MARY LOUISE KELLY, HOST:
Turning now to the other natural disaster we're tracking this morning, the earthquake that hit Mexico overnight. This was a big one - magnitude 8.1. Mexico has now raised the death toll to 15. The quake hit off the coast of southern Mexico over on the Pacific side, which is about 650 miles from where we find Carlos Rodriguez. He is Mexico City bureau chief for Bloomberg. Carlos, good morning.
CARLOS RODRIGUEZ: Good morning, Mary Louise.
KELLY: Give us more detail on that part of Mexico near the epicenter.
RODRIGUEZ: Sure. First, let me give you an update on the death toll because I just hung up before connecting with you guys from a call with the Oaxaca governor.
RODRIGUEZ: And the death toll, he said, rose, putting the total to 26...
KELLY: Oh, dear.
RODRIGUEZ: ...At least right now. And, yes, right now it's still dark. So the expectation is that this death toll for those southern states is going to likely increase once the authorities reach some of these rural areas that are harder to reach.
KELLY: Yeah, areas that would be hard to reach in normal times. And I'm guessing phone lines and power and all kinds of infrastructure is down right now.
RODRIGUEZ: Exactly. So it's hard to know if there's been complete streets in some of these mountain towns that have been probably lost and if there's people injured or even dead.
KELLY: Carlos, where exactly were you when you realized an earthquake was unfolding in the middle of the night last night?
RODRIGUEZ: I was at my apartment in Mexico City. In Mexico City, there's a seismic alert that sounds and alarm before the quake hits. It's a sensor that, once it registers a quake in the coast, gets to the capital, which is in the center of the country, faster than the waves of the quake. So people have about 40 seconds to react, which usually means to try to find a safer place inside your place. And that's what I did.
KELLY: Do you have a place in your apartment where you go?
RODRIGUEZ: Yeah. Usually in big buildings - I live on the 10th floor, so usually you try to keep what they call the triangle of life. So it's next to a column of the building and away from glasses or anything that can fall.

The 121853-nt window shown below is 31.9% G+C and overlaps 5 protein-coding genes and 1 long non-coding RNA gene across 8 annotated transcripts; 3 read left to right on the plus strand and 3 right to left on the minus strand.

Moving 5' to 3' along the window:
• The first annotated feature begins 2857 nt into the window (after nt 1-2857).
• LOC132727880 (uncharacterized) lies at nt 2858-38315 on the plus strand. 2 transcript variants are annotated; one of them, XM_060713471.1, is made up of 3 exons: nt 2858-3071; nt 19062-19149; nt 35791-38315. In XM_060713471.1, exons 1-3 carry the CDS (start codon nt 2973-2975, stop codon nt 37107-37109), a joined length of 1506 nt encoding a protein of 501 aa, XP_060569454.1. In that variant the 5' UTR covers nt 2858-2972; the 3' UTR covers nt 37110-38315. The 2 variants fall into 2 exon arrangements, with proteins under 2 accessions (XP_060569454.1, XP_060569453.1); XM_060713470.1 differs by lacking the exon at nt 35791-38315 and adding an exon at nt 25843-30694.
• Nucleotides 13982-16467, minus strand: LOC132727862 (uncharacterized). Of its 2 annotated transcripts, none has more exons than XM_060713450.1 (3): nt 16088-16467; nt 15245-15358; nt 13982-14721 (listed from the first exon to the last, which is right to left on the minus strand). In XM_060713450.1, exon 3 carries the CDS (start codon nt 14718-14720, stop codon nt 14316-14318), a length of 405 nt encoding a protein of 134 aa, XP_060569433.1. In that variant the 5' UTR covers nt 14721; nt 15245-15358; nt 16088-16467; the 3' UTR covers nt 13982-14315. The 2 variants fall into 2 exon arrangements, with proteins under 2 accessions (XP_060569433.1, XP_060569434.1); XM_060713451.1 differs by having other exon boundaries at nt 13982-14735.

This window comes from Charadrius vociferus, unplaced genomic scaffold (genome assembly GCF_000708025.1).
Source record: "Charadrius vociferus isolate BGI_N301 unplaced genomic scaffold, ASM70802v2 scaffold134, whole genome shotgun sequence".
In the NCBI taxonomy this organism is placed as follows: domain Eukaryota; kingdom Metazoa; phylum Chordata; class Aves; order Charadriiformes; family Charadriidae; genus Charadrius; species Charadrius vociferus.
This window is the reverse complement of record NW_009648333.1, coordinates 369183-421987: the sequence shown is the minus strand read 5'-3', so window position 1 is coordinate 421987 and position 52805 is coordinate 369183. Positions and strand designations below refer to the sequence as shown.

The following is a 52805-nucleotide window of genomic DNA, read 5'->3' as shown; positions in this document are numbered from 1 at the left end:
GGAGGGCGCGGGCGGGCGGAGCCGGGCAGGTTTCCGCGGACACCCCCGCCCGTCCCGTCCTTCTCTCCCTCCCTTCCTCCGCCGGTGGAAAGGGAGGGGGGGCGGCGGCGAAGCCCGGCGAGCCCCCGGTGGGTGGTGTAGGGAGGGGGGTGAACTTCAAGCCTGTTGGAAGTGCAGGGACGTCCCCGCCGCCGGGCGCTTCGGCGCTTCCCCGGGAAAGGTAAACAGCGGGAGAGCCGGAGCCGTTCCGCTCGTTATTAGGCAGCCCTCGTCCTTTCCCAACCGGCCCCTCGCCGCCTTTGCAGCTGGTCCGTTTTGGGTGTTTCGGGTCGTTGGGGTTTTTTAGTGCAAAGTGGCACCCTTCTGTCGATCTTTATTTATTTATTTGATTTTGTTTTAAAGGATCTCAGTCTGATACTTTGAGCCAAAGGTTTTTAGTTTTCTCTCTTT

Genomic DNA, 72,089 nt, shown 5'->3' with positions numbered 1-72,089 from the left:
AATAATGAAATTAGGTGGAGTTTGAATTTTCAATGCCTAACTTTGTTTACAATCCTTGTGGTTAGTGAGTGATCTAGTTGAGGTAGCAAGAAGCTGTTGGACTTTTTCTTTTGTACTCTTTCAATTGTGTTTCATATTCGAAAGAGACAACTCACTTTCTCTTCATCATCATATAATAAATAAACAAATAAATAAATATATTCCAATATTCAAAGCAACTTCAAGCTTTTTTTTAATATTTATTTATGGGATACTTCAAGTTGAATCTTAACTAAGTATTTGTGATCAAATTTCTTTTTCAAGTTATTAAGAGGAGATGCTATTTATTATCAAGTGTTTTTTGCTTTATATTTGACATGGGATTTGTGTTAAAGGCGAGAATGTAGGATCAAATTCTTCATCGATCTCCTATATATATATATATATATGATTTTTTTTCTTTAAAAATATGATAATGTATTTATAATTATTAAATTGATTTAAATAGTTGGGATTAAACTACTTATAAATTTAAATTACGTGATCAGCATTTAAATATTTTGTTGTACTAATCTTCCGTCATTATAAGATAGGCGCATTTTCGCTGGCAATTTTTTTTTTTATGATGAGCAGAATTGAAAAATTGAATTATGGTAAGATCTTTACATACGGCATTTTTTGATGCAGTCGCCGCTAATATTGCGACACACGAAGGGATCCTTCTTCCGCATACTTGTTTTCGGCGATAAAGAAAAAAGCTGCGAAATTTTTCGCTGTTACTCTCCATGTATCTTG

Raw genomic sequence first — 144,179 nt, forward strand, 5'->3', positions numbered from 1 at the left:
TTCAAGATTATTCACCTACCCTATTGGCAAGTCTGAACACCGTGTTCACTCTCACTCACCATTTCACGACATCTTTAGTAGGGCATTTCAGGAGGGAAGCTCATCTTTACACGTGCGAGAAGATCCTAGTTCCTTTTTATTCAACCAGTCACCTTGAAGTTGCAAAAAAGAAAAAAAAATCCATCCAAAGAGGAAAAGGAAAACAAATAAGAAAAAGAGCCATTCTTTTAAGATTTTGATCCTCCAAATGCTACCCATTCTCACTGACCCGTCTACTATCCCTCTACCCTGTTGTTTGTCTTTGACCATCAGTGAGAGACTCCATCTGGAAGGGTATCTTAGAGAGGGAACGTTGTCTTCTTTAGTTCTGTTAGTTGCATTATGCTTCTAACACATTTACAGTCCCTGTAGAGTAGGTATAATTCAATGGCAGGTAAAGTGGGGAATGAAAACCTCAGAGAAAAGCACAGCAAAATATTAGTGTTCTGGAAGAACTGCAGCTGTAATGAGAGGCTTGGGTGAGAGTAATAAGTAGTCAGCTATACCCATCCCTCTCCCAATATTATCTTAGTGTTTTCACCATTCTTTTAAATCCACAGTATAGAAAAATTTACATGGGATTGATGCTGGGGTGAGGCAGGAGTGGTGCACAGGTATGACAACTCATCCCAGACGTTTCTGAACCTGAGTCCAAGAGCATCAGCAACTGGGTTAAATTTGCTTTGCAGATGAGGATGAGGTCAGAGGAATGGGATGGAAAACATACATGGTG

KELLY: Now, we spoke earlier this morning with a New York Times reporter in Mexico City. She said, as far as she could tell - and taking into account, as you said, it's still dark. This is early hours. But she said Mexico City appears to have survived relatively unscathed. No huge damage that she could report.
RODRIGUEZ: Exactly. And that's a perception, also, from the authorities in Mexico City. They've been flying with helicopters since the quake occurred. They've been checking with hospitals, with local police officers. And so far, they say the only thing they can report is broken glasses here and there, some walls that fell from empty lots. But nothing major.
KELLY: What about this tsunami alert that we are hearing about? Big waves may be triggered - certainly triggered by the earthquake - that may be leading to a tsunami off the West Coast?
RODRIGUEZ: Yeah. Actually, the president of Mexico, Enrique Pena Nieto, was clear about this. It's not something that really worries the Mexican authorities, given the geology of the coast in that area. He said that what is a bigger worry for them is the potential over another earthquake that follows these one. That may be a strong 7.0.
KELLY: An aftershock you're talking about.
KELLY: All right. And you mentioned the president of Mexico, who also said this is the biggest quake Mexico has seen in a century. Put it in perspective for us.
RODRIGUEZ: Exactly. It's actually the biggest they have on record. Over, like, 110 years ago, they didn't have records. So it's probably more than a century, but they just don't have a way to compare.
KELLY: And what about for you? Have you lived through prior earthquakes there?
RODRIGUEZ: I have lived prior earthquakes. I was living not in Mexico City but nearby in 1985. And I have experienced in the past seven years since I moved to Mexico City from the States several earthquakes. And believe me, this was the strongest I have felt.
KELLY: Bloomberg Mexico City bureau chief Carlos Rodriguez updating us on the 8.1 magnitude quake that hit overnight. Carlos, thank you.
RODRIGUEZ: Thank you. Transcript provided by NPR, Copyright NPR.